Painting the Landscape as a Leader

leadership landscape

A search of Google Scholar results in 3.5 million hits for the keyword “leadership.”

Clearly leadership is something that scholars in the organizational sciences have been studying for a long time. The vast majority of those studies, however, are studies of how leaders impact a person. How can a boss lend structure to a person’s work through goals and direction? How can a supervisor build rapport with a person by caring and listening? How can a manager reward a person in a way that creates a sense of merit? How can a team leader give a person a sense of vision and purpose? All of these questions are important and the best leaders have answers to all of them.

And yet, those questions miss a critical piece of the leadership equation. A maxim of psychology is that individual behavior is a function of the person and the situation. I describe the situation surrounding the leader as his or her “leadership landscape.” It includes the mix of tasks a person is asked to perform. It also includes any constraints that may impinge on the performance of those tasks. The landscape includes the physical spaces within work gets done. It also includes the culture that pervades that corner of the organization. Taken together, these ingredients comprise the situation that shapes the behavior of the person—often in ways unbeknownst to the leader.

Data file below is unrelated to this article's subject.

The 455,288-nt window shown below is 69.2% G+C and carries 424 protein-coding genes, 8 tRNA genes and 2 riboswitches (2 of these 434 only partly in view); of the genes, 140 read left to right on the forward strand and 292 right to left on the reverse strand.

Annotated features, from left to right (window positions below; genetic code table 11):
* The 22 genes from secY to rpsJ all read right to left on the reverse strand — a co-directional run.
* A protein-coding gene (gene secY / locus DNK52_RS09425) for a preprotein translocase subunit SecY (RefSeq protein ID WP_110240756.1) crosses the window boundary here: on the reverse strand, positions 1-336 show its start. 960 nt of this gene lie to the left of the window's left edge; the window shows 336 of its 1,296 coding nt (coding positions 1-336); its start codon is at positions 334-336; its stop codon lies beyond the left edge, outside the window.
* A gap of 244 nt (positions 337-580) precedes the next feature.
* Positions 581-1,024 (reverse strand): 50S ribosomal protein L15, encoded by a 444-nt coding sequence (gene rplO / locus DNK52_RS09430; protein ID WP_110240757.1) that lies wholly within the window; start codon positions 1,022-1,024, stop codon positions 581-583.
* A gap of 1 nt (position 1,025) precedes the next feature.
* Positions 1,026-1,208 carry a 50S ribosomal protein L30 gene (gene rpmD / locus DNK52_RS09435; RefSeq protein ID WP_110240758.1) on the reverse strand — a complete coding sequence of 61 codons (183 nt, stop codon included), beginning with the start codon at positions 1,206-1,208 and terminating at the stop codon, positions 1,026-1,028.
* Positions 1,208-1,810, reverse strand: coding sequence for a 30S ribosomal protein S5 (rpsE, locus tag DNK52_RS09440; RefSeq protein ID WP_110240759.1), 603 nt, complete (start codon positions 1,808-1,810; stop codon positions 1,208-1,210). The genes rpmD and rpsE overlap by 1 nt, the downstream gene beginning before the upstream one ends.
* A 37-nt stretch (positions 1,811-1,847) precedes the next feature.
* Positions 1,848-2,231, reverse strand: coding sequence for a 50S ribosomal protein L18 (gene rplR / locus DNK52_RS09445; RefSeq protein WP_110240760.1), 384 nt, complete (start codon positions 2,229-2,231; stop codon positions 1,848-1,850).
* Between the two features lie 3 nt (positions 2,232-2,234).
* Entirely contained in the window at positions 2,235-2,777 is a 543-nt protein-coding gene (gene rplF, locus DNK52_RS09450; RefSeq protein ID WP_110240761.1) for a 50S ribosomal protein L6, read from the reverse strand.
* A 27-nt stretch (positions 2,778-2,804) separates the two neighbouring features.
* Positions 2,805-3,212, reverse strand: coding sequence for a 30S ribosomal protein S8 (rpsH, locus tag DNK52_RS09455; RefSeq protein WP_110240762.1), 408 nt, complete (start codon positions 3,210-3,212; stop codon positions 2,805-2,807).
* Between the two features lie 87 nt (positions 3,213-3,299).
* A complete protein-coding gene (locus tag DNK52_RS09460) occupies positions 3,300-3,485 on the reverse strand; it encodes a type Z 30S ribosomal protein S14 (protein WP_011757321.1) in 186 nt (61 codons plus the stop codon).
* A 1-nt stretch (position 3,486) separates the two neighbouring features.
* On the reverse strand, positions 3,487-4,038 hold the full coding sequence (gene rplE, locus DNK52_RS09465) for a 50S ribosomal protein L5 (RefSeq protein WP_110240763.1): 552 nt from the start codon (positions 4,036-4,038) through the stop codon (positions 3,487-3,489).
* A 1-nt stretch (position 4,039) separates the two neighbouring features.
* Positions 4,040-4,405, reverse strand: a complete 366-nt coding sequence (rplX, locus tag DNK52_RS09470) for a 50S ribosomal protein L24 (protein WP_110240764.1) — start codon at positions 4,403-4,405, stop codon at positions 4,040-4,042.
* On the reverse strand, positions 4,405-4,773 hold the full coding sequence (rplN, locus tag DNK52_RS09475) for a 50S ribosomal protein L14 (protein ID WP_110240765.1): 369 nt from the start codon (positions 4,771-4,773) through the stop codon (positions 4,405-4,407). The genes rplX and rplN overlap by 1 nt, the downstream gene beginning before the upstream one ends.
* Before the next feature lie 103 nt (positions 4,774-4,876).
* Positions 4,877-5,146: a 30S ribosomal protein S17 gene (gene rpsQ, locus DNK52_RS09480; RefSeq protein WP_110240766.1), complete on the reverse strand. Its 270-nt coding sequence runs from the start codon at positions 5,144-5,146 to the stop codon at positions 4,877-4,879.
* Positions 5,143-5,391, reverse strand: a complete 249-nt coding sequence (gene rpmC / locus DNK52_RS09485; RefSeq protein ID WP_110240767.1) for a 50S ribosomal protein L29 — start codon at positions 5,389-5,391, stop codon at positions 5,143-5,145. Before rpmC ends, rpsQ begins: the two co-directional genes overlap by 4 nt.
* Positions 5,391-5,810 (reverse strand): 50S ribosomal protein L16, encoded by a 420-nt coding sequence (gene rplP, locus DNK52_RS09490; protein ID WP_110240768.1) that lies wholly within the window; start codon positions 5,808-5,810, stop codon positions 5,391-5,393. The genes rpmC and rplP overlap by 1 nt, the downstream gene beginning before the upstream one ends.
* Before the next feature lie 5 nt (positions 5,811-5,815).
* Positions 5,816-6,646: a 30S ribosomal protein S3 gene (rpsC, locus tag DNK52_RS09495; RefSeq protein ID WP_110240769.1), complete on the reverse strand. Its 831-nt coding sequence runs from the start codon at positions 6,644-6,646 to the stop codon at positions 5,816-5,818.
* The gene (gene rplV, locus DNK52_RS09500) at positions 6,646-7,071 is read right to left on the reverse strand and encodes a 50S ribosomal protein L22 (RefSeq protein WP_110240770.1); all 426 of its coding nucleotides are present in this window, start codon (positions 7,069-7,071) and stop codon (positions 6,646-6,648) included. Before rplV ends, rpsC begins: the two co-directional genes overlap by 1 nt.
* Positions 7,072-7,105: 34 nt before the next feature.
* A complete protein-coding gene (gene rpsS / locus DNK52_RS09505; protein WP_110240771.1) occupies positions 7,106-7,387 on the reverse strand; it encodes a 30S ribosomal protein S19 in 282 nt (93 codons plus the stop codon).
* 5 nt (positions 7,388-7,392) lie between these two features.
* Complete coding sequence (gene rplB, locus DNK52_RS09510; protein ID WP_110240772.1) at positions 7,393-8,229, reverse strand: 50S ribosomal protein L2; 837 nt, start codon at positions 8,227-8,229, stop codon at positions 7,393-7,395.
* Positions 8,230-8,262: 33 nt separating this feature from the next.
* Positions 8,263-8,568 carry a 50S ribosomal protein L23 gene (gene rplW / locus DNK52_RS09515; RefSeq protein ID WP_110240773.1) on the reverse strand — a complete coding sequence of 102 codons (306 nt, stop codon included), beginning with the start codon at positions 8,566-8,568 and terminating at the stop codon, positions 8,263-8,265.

The best leaders view their leadership landscape as something they can change, not as a poor hand dealt to them by fate (or top management). They understand that a mix of tasks can be tweaked to provide more variety, more autonomy, or more significance to employees. That constraints can be removed if time and attention are focused on doing so. That if physical spaces can’t be directly altered, they can be worked around by changing where people are and what things affect “traffic patterns” within the office.

Most of all, the best leaders look at culture as something that can be forged through the direct management of what anthropologists call “cultural artifacts.” Those artifacts include symbols (logos, awards, wall hangings), language (sayings, jargon, acronyms), ceremonies (special occasions used to mark something), and practices (official policies and procedures). Employees see those things every day and wind up ascribing—whether consciously or subconsciously—some meaning to them. Much of that meaning revolves around the core values of the group—what really matters when the rubber meets the road. Shaping the culture therefore means managing the artifacts in the leader’s corner of the organization—in his or her team, unit, or department.

In the end, the best leaders become artists: they paint their landscapes by managing tasks, constraints, physical spaces, and cultures. When combined with all the things they do to influence a person, such leaders create a situation that helps the person thrive. All it takes is viewing the landscape as changeable and putting the thought, time, and effort into painting it.

About the Author

Jason Colquitt is the William Harry Willson Distinguished Chair and Professor at University of Georgia's Terry College of Business.